Many people may have small, bulging pouches in their bladder and never know it. These pouches are usually harmless but read on to learn more about what problems they can cause.
What is a bladder diverticulum?
Bladder diverticula are pouches in the bladder wall that a person may be either born with (congenital) or later acquire. A congenital bladder diverticulum represents an area of weakness in the bladder wall through which some of the lining of the bladder is allowed to protrude. Congenital diverticula are generally solitary and are most often discovered during childhood. They often require no specific treatment. Acquired bladder diverticula are typically the result of obstruction of the bladder outlet (e.g. an enlarged prostate or area of scarred urethra), bladder dysfunction from nerve injury or, rarely, as a result of prior bladder surgery. Acquired diverticula are often multiple and typically seen in older men (mirroring the incidence of obstruction of the bladder outlet).
What are the symptoms of a bladder diverticulum?
Bladder diverticula often do not produce specific symptoms but may be associated with urinary tract infections, difficulty voiding or abdominal fullness, particularly if they become large causing the bladder to empty incompletely. Most commonly, bladder diverticula have no direct symptoms but are incidentally discovered while looking for causes of other urinary difficulties such as urinary tract infections, trouble urinating or blood in the urine.
How is a bladder diverticulum diagnosed?
Bladder diverticula may be suspected when a patient has symptoms such as recurrent infection, difficulty voiding or abdominal fullness that suggest blockage of the bladder outlet and urinary stasis. However, patients may have no specific symptoms and diverticula can be found while performing tests for other problems. An X-ray test (cystogram) of the bladder performed by filling the bladder with contrast dye and taking pictures is an excellent means of detecting bladder diverticula. Diverticula may also be found by passing a scope into the bladder through the urethra (cystoscopy), which is important for checking that no bladder tumors are found in the diverticulum. The function of the bladder and the presence of obstruction of the bladder outlet may be assessed with a bladder pressure test (urodynamics). Finally, it may be necessary, in some cases, to check the effect of obstruction on the kidneys if obstruction is suspected using ultrasound of the kidneys.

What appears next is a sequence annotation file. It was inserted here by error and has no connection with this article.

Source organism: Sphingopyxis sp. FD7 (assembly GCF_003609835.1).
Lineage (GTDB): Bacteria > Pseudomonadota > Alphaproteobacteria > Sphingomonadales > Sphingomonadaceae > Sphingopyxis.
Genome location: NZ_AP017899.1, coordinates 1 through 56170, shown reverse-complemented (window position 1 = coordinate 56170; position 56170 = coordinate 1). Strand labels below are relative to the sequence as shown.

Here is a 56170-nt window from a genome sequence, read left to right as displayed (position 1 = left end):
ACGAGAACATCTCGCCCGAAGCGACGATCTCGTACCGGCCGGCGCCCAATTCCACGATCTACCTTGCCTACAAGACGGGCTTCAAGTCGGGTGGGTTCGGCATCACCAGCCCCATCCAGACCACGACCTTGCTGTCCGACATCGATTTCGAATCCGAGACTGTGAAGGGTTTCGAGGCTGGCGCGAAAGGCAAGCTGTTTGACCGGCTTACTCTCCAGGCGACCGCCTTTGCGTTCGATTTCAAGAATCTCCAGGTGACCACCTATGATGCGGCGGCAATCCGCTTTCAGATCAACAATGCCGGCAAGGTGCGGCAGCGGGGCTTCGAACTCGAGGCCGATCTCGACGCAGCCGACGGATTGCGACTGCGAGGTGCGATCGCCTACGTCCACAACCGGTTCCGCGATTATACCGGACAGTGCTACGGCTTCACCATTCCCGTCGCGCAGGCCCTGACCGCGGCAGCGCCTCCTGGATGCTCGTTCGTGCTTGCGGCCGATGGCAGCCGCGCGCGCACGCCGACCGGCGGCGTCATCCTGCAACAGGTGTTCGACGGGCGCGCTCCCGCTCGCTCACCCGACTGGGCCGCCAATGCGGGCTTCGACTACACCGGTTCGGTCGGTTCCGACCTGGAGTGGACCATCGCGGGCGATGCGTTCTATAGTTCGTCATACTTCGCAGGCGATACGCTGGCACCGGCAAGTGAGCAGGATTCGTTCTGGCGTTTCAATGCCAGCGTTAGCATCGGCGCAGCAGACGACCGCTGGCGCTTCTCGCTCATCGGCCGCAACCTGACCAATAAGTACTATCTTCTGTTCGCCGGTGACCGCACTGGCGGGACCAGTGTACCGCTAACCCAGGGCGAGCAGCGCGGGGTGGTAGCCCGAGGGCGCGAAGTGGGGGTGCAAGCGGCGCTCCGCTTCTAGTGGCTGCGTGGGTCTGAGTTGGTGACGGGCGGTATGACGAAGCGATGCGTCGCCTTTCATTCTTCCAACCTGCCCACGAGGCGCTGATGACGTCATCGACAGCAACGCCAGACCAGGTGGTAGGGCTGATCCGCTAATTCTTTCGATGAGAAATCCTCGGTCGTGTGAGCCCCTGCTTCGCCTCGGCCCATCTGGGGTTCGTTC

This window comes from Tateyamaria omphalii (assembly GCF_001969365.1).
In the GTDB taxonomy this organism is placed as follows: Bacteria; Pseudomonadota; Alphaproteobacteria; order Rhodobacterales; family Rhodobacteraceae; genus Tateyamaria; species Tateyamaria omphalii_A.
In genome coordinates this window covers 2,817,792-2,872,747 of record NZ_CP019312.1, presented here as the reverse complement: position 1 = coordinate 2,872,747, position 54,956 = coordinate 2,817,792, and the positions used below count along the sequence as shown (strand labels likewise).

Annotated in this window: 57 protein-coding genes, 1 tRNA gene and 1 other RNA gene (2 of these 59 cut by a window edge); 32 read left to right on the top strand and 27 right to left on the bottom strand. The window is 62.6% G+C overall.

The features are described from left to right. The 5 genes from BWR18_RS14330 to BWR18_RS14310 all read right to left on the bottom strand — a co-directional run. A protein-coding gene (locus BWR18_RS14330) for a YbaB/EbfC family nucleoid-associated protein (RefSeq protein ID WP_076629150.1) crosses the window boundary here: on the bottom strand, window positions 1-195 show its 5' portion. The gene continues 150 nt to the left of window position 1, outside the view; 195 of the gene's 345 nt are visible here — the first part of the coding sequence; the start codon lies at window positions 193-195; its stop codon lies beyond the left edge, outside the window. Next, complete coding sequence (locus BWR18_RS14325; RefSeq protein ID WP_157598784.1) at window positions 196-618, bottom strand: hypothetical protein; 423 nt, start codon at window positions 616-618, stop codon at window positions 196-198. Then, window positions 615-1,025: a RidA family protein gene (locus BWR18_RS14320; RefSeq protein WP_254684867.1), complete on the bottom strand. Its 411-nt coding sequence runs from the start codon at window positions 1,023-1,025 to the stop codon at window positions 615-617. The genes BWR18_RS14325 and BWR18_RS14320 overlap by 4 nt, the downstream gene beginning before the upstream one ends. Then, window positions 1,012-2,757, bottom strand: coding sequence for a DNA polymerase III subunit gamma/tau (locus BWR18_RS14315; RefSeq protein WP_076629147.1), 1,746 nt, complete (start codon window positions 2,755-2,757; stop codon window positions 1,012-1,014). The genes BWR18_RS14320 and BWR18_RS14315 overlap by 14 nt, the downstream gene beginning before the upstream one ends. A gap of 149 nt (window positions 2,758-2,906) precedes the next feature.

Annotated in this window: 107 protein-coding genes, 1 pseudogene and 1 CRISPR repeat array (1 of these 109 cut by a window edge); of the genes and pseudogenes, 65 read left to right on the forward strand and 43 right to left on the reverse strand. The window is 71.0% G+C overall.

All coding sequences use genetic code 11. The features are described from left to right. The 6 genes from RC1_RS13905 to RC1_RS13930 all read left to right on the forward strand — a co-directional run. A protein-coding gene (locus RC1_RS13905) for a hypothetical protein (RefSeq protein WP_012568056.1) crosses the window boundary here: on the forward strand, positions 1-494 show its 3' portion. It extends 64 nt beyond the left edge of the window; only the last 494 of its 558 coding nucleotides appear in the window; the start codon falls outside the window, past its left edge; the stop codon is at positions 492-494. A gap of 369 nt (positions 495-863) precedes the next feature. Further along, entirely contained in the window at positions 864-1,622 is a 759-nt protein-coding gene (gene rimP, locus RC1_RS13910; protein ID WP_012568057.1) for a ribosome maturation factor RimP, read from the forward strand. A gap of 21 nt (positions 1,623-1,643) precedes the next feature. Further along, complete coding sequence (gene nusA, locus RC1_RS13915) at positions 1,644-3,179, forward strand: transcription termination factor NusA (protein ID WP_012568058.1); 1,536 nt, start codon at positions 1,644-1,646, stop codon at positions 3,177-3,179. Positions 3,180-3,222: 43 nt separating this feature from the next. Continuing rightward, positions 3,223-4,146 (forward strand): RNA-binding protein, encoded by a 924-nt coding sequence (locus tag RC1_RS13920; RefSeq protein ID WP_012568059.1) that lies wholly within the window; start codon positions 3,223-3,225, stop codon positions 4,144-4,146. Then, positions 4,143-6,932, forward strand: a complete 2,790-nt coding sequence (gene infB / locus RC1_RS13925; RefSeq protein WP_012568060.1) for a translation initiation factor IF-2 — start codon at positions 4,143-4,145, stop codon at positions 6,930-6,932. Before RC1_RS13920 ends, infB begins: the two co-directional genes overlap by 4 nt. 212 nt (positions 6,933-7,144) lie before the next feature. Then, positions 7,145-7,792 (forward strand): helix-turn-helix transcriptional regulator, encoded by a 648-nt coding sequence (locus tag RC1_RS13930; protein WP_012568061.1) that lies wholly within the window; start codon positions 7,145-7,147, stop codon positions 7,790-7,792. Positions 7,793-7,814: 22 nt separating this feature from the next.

How is a bladder diverticulum treated?
Congenital or acquired diverticula do not always require treatment, particularly if they are not associated with urinary infections, bladder stones, backwards flow of urine into the kidneys (reflux), bladder tumors or difficulty urinating. For those patients with diverticula acquired as a result of bladder obstruction, treatment should include relief of the obstruction and may or may not include removal of the diverticulum. Removal of the diverticulum is via an open surgery with removal from inside the bladder, though surgery outside of the bladder may be necessary as well. This surgery may be somewhat difficult because of the inflammation of a chronically infected diverticulum. In some patients who cannot undergo an open surgery, the diverticulum can be treated by enlarging its opening into the bladder.
What can be expected after treatment for bladder diverticulum?
Treatment will usually have good results and may result in complete resolution of symptoms. In some patients, removal of the underlying cause, such as obstruction of the bladder, may result in no further symptoms and does not require further therapy. In these cases, periodic checks of the diverticulum with a scope in the bladder through the urethra (cystoscopy) may be indicated. Some patients will require removal of the diverticulum via an open surgery either at the time of treatment of the bladder obstruction or subsequently. Occasionally, patients who have poorly functioning bladders will need to assist bladder emptying with a catheter even after treatment. For patients undergoing surgical treatment, catheter drainage of the bladder is indicated for one to two weeks. Rarely, surgical therapy for a bladder diverticulum is associated with injury to the intestines, injury to the urine tubes from the kidneys (ureters), an abnormal connection of the bladder to the intestines (fistula), prolonged urine leakage from the bladder after surgery or infections.
Reviewed January 2011